The 17th Chinese Communist Party Congress just ended in Beijing today. Last week, I was in Beijing when it was still in session and definitely noticed a lot more government cars (black Audi A6's) and BMWs (non-government party members?). There has been a bit of a change in the party leadership in a realignment heading into the 2012 selection of a new president. Most notably the vice-president, Zeng Qinghong, has stepped down and the new Shanghai party boss, Xi Jinping, has been elected to the central committee.
I'm not expert in Chinese politics, but here is a brief backgrounder on Shanghai and its relations with the central government, which is of course based in Beijing. Shanghai (and East China) has always played a small role in defying the Communist party. The Nationalist government was based in Nanjing - just an hour's train ride away from Shanghai. Not until Jiang Zemin came to power in 1993 did Shanghai receive a little more attention from the national government. Notice the correlation between Jiang's promotion to head the country and Shanghai's recent rise to wealth and power.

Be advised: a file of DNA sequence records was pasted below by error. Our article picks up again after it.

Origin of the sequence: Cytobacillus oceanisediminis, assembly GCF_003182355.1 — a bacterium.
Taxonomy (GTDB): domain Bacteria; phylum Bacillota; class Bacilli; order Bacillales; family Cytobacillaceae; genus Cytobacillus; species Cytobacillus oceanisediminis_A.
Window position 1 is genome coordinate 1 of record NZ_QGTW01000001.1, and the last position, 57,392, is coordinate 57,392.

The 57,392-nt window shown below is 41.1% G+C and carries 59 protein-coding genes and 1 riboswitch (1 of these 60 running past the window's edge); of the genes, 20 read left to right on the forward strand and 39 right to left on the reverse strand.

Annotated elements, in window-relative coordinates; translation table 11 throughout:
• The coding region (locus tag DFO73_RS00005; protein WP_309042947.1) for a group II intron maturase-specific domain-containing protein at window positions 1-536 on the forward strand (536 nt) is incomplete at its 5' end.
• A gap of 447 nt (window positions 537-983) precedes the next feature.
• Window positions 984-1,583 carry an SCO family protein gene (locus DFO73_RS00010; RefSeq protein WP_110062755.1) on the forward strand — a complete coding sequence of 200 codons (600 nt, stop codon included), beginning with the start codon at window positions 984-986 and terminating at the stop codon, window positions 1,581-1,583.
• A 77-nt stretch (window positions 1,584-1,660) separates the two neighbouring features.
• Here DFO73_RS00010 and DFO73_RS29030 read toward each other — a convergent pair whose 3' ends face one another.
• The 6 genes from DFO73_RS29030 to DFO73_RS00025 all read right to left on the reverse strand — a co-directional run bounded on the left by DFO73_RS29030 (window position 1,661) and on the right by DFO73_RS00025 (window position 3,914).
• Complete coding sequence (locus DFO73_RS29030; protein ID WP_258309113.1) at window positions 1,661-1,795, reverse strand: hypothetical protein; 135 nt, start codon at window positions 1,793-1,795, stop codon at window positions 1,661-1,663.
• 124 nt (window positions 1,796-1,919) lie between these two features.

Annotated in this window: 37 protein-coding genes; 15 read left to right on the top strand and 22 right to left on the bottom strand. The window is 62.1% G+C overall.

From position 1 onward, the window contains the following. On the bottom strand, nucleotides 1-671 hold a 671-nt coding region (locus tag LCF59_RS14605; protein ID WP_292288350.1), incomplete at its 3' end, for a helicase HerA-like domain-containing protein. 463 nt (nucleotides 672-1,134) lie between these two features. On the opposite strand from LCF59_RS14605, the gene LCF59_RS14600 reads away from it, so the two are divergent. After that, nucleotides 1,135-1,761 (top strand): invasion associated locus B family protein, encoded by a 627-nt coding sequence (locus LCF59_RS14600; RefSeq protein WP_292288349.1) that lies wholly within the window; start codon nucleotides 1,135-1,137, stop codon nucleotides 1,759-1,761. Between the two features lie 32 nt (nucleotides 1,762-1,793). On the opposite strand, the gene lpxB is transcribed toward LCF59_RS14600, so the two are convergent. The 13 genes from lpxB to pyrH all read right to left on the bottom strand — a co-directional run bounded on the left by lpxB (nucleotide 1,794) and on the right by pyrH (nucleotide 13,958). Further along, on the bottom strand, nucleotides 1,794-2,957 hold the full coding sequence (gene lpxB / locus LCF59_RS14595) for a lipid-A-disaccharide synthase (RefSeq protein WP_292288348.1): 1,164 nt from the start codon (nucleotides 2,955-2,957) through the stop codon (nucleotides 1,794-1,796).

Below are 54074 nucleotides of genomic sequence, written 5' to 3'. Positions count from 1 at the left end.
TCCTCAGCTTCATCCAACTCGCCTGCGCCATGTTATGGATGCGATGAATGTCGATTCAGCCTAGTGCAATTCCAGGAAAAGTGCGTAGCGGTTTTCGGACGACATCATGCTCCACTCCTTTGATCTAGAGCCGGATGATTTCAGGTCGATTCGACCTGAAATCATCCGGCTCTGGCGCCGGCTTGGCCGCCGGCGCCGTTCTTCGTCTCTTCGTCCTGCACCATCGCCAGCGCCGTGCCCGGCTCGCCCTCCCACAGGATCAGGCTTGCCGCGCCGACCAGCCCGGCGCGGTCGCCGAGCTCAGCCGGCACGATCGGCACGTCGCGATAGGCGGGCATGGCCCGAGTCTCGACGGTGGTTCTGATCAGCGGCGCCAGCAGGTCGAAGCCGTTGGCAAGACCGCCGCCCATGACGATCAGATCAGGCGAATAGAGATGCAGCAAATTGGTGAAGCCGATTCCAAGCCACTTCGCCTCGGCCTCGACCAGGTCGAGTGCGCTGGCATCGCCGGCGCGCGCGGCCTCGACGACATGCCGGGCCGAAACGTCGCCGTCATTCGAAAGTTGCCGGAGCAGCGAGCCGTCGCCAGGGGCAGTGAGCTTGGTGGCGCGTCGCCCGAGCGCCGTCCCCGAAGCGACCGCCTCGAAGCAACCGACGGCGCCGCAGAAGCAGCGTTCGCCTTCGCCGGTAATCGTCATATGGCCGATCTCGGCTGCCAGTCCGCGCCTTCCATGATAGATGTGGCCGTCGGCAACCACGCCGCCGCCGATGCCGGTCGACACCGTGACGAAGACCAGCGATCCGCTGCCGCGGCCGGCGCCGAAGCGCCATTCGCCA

Hu Jintao, who is of course not from Shanghai, is still trying to rid Jiang's influence from the party leadership and has been trying to get rid of people still loyal to Jiang. Chen Liangyu, the former party boss in Shanghai, did a good job in continuing Shanghai's economic development. In fact, he did "too good" of a job. The economy was overheating, driving real estate values and inflation up. Good for Chen, who was enriching himself with side deals, and good for the city, which was becoming a booming global center for commerce. But it was bad for Hu, since Chen defied central party leadership and allowed Shanghai to outshine Beijing. So, long story short, Chen was arrested for corruption and graft. Experts say that he is indeed guilty, but major party members participate in similarly illegal activities. It is only his disfavor with Hu that lead to his demise.
My Chinese tutor told me an interesting story about when she worked at the local newspaper a few years ago when Chen was arrested. Party officials came in and deleted all official photos of Chen. A coworker had given recorded speeches mentioning Chen and how the newspaper was doing great in following his guidance. The speeches were edited on tape to remove all references to Chen.
Living in Shanghai, it's sometimes easy to forget that China is still a totalitarian state. But it's times like these, when China tries to show it's "openness" and "democratic" ways that it really shows how far away it is from a truly free country.